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  • Writer's pictureSheri

A Liberating Lifestyle

More times than we can count, we have customers arrive at our farm in search of healthy food because of a recent diagnosis. We've met cancer survivors, diabetes patients, those dealing with unknown or known neurological issues. It is heartbreaking to hear the stories, but satisfying when we can provide them with healthy food.

They arrive here usually having done an abundance of research only to learn that so many of the challenges they face can be managed or even cured by proper nutrition. Our prayer is that more and more people will not wait for the diagnosis to come before they start making changes in their eating and overall living habits. We can say this, because we were once in this same place! We thought we were eating healthy, staying away from fried foods and keeping our weight in check. Exercising daily. Doing all the things we thought were healthy. But until our daughter was diagnosed with a rare disease called "Sunflower Syndrome," We really didn't know much about nutrition. Following the typical Food Pyramid is simply not going to cut it!

After many years of research, we learned a new way of growing and preparing foods in our home.

This process, although not always easy, has been very rewarding. Not just in our health improvements, but in our way of life.

The world talks about being "liberated" and shares that word regularly in many forms. But we have found that there are few things more liberating than being able to raise, preserve and prepare our own food. A feeling of empowerment comes just from learning a few basic skills in this area. Being able to make an herbal remedy rather than purchase an over-the-counter drug, or being able to raise a chicken and process that chicken to put a nutrient-dense meal on the table. This is a form of true liberty!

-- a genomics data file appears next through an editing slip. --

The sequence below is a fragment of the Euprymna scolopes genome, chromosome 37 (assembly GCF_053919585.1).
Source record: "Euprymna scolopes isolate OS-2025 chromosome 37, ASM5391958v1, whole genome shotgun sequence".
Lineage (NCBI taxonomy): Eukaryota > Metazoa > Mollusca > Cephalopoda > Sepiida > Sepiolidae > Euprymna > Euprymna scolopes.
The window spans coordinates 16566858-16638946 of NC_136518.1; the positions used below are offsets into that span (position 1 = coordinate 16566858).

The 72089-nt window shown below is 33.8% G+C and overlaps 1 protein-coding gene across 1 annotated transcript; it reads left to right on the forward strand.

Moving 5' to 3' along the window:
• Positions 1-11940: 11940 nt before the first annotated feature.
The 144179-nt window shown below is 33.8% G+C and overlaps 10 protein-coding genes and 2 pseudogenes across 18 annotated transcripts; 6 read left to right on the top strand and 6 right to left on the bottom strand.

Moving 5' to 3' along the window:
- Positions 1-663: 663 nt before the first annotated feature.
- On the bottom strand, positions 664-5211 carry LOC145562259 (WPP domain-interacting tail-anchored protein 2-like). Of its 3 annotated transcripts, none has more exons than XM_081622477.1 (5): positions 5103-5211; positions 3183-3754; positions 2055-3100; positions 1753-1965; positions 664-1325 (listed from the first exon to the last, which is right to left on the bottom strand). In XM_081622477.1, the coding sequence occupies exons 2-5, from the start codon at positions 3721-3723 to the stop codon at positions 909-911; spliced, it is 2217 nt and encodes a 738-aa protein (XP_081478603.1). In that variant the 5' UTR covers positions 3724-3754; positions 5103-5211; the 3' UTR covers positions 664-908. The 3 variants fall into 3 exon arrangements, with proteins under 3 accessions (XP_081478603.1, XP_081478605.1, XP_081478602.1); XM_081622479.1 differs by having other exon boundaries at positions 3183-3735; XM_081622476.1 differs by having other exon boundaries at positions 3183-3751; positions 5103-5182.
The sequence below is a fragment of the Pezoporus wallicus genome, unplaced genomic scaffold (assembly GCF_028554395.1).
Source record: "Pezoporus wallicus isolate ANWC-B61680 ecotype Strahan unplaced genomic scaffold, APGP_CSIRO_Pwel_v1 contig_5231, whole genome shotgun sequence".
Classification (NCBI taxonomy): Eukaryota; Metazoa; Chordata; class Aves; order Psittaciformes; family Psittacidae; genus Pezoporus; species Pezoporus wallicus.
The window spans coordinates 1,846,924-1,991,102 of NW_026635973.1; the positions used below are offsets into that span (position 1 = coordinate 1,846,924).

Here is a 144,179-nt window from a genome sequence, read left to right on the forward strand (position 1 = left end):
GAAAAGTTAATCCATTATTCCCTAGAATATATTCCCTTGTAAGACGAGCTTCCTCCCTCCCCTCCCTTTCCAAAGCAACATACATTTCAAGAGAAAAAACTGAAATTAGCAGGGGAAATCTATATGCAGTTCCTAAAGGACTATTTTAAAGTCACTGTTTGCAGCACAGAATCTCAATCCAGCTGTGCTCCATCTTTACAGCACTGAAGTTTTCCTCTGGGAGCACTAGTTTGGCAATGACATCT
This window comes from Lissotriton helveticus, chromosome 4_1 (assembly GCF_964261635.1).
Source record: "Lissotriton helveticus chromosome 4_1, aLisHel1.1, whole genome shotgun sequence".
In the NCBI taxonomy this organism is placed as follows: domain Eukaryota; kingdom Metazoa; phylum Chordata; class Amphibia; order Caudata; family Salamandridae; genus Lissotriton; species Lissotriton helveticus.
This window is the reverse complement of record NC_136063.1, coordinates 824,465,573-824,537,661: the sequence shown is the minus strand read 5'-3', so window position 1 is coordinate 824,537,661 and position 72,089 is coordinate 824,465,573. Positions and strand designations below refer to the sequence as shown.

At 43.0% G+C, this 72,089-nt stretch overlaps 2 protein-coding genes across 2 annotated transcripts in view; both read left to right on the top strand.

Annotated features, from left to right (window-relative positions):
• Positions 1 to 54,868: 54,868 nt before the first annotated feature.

Now more than ever, we see people looking for ways to build up their immune systems. This is a good thing to do all the time, not just in times of stress or during flu season! Perhaps this new threat of a more serious flu can act as a reminder to us all the need to keep our immune systems functioning well. Let us not get weary and end up at the local drive through for a quick meal! Or end up taking drugs that "prop us up" temporarily rather than help us heal from the inside out.

Here are just a few of the many things (in random order) you can do right now to make positive changes:

Eat citrus fruits

The vitamin C in these foods helps increase the production of white blood cells. Hence why Vitamin C is considered a great booster when you are sick. Instead of grabbing a bag of chips, keep fruits available for a quick bite.

Eat broth from pasture-raised poultry

Chicken soup is more than just a feel-good food. It helps improve symptoms because it is high in Vitamin B-6 and is vital to the formation of healthy red blood cells. Stock or broth made at home (rather than the store bought types) contains gelatin, chondroitin and other nutrients helpful for gut healing and immunity. Many countries have the daily tradition of drinking a bit of broth before every meal. We think this is a great habit to have.


Exercise is key to keeping a body strong and healthy! Daily exercise, in particular when done outside in the sunshine, is one of the best ways to build your immune system.

Start your own garden now!

It is spring time here in MO, now is a great time to start some of your own seeds. Even if you have only a small space or just a few large pots, get some of your own food growing as soon as you are able. There are endless helps online to get you started if you are new to growing.

Raise chickens

If you live in an area that allows laying hens, get some! Just a few hens can supply your family with fresh eggs for most of the year. And during times of high production, there are many ways to preserve your eggs so you'll have some year-round. Now is the time you'll find hens easy to come by as the local feed stores seem to have chicks arriving every week.

Grow Elderberries (or buy them)

Grow your own elderberries. We have doubled our production of elderberries each year. They grow won